Indigenous Peoples of the Boreal Forest: Connected to the Land, Birds and Water
“Geese are a main staple food for the people of James Bay. During the spring goose migration, community schools close up for up to two weeks as most people are out on the land at their family camps for the spring goose hunt. This is one of the peoples’ most important seasonal cultural events. It’s a time for gathering, sharing, learning, and reconnecting ourselves to the land.
Knowledge of values and morals are passed on and the traditional teachings associated with the hunt are shared. These include respect, patience, honour and gratefulness to name a few… The goose hunt is not just a goose hunt. There is so much more as it is a lifestyle from our ancestors and for future generations as well.”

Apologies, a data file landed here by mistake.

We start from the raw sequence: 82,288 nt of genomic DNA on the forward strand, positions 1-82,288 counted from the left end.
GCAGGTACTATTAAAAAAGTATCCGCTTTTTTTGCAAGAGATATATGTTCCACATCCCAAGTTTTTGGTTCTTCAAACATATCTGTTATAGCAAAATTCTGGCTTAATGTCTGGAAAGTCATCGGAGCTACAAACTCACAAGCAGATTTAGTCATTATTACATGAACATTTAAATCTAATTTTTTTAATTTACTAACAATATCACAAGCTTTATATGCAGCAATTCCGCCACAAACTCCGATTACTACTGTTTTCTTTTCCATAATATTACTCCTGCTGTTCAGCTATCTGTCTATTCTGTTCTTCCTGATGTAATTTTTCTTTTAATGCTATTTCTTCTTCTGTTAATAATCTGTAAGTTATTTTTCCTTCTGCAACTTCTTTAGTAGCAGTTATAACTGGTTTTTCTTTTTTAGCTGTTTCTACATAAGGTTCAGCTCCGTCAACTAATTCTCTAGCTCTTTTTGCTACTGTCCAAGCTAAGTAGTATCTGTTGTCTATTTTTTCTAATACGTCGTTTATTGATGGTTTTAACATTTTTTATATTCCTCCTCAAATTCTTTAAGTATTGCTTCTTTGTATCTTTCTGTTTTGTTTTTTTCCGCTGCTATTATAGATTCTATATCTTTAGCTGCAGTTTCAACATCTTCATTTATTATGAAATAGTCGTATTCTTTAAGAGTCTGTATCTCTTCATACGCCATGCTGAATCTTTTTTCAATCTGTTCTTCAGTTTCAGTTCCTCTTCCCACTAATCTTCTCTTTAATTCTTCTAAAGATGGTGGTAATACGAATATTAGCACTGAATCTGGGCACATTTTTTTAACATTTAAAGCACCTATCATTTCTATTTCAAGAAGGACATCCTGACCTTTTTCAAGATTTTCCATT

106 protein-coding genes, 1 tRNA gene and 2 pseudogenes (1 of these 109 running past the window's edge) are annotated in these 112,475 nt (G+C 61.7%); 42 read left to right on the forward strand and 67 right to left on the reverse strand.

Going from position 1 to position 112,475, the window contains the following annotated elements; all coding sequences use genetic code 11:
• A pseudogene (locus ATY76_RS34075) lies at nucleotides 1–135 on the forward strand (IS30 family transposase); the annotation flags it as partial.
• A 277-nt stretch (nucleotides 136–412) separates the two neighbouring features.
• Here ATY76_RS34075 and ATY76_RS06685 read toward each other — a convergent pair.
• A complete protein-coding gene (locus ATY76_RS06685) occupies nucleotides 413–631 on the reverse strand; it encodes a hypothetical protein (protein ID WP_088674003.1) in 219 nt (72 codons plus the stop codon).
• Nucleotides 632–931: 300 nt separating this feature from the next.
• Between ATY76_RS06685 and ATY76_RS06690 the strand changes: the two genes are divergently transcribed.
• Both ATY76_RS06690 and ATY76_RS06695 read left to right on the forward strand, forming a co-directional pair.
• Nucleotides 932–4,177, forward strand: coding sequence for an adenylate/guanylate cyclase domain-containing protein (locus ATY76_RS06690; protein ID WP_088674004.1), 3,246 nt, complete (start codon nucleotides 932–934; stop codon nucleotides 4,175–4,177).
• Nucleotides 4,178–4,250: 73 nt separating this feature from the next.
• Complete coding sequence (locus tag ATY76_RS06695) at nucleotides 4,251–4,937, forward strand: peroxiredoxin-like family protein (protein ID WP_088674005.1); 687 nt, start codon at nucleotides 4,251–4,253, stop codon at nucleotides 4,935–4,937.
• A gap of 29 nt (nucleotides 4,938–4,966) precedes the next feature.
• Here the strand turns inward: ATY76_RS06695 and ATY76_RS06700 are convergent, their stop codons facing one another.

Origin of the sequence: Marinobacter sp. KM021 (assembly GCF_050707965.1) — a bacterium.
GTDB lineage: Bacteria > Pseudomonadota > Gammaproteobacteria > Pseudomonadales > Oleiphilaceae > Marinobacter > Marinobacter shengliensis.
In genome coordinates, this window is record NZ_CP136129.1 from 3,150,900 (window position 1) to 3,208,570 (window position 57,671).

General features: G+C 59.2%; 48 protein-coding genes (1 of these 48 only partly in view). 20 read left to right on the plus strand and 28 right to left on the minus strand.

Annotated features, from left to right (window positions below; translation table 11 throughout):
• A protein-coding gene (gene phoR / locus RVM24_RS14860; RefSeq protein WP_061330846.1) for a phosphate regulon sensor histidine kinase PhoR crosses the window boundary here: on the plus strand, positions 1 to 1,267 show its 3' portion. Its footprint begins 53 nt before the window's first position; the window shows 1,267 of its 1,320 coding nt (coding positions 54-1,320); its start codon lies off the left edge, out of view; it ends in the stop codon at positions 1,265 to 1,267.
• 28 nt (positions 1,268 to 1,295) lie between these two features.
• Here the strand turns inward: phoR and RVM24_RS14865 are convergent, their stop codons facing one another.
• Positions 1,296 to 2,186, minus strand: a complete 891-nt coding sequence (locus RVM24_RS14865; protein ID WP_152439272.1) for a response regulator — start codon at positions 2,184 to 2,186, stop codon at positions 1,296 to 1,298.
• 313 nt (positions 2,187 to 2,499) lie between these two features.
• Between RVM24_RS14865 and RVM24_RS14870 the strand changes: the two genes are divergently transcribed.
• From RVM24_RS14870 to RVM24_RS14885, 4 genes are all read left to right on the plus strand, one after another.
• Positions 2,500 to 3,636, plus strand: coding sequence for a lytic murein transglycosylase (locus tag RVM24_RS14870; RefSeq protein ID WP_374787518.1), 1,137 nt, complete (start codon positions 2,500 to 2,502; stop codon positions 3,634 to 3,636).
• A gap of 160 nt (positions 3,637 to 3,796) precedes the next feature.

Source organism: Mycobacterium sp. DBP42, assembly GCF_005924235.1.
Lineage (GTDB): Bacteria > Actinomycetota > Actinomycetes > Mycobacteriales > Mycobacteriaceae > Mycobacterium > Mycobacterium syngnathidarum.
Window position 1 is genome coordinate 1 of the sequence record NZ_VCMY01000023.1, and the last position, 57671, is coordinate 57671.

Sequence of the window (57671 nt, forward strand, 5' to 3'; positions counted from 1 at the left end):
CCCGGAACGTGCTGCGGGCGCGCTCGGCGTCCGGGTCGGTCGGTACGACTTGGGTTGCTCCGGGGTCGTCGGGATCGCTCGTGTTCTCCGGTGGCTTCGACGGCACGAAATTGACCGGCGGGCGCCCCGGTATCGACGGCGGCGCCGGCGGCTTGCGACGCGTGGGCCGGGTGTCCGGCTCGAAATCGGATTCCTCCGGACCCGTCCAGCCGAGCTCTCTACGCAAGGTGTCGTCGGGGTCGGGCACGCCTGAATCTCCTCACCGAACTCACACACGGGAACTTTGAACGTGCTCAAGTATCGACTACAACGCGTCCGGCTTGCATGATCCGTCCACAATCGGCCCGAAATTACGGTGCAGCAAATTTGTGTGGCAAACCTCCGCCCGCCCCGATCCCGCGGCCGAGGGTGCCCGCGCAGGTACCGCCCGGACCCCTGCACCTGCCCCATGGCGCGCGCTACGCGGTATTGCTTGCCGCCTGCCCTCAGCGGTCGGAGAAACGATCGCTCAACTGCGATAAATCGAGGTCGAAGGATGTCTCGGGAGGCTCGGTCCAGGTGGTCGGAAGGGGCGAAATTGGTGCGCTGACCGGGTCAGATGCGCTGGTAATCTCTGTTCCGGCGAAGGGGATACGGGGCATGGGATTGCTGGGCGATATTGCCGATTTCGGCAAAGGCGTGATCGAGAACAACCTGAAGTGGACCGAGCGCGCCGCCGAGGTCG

To the boreal’s Aboriginal peoples, the forest ecosystem and their traditional culture are one and the same. They do not separate themselves from the forests, rivers, birds and other wildlife when they talk of their homeland. When the boreal is threatened by industrial development, this affects the whole ecosystem, one that includes wildlife and habitat and the people who call the forest home.More and more, governments, companies, and non-governmental organizations are realizing the importance and necessity of ensuring Aboriginal rights and titles are respected in all land-use decisions. Nature Canada has been working with the Cree of James Bay and Hudson Bay on land-use plans that are good for birds and for people. On a national level, the government of Canada has taken a step towards recognizing the rights of First Nations and Inuit Peoples to their lands, territories and resources by signing the United Nations Declaration on the Rights of Indigenous Peoples in late 2010.